That is one of the scenarios envisioned in a newly updated Air Force Instruction 35-104 on “Media Operations,” dated 13 July 2015.

The Instruction generally favors constructive engagement with the news media, both on principle and out of self-interest.

“Releasing official information through the media can help create, strengthen, or preserve conditions favorable for the advancement of national interest and policies, as well as mitigate any adverse effects from unofficial, misinformed, or hostile sources,” the Instruction states.

Of course, Air Force personnel are directed “not [to] release classified information” to members of the news media. Interestingly, however, the new Instruction also says that there are “circumstances when exposure to sensitive or classified information is allowed.”

“The commander may grant access [to sensitive or classified information] if the reporter agrees to a security and policy review of the communication product. Agreement to a security and policy review in exchange for this type of access is strictly voluntary; however, if a reporter does not agree, then access to sensitive information may be denied. If a reporter agrees to a security and policy review, it will be conducted solely to ensure that sensitive or classified information is not included in the product.”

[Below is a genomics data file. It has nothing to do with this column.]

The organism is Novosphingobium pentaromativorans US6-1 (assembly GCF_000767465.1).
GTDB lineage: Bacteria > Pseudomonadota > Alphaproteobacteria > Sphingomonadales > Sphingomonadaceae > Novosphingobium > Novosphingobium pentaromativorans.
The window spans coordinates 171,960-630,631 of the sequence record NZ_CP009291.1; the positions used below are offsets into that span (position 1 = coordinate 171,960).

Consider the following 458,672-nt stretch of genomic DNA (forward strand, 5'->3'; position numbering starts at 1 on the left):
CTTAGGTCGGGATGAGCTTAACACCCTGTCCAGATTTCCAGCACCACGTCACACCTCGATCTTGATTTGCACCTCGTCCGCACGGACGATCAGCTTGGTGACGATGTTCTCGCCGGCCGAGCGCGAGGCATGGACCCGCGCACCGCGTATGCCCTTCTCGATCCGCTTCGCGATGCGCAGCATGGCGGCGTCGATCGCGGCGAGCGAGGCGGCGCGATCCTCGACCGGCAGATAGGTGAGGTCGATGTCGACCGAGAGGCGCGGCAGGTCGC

In general, “the primary responsibility for protecting classified information lies with the Air Force, not the reporter, and the reporter can justifiably refuse any requests for prior review,” the Air Force Instruction said.

China’s Science of Military Strategy (2013)

Updated below

In 2013, the Academy of Military Sciences of the People’s Liberation Army of China issued a revised edition of its authoritative, influential publication “The Science of Military Strategy” (SMS) for the first time since 2001.

“Each new edition of the SMS is closely scrutinized by China hands in the West for the valuable insights it provides into the evolving thinking of the PLA on a range of strategically important topics,” wrote Joe McReynolds of the Jamestown Institute.

A copy of the 2013 edition of the Science of Military Strategy — in Chinese — was obtained by Secrecy News and is posted on the Federation of American Scientists website (in a very large PDF).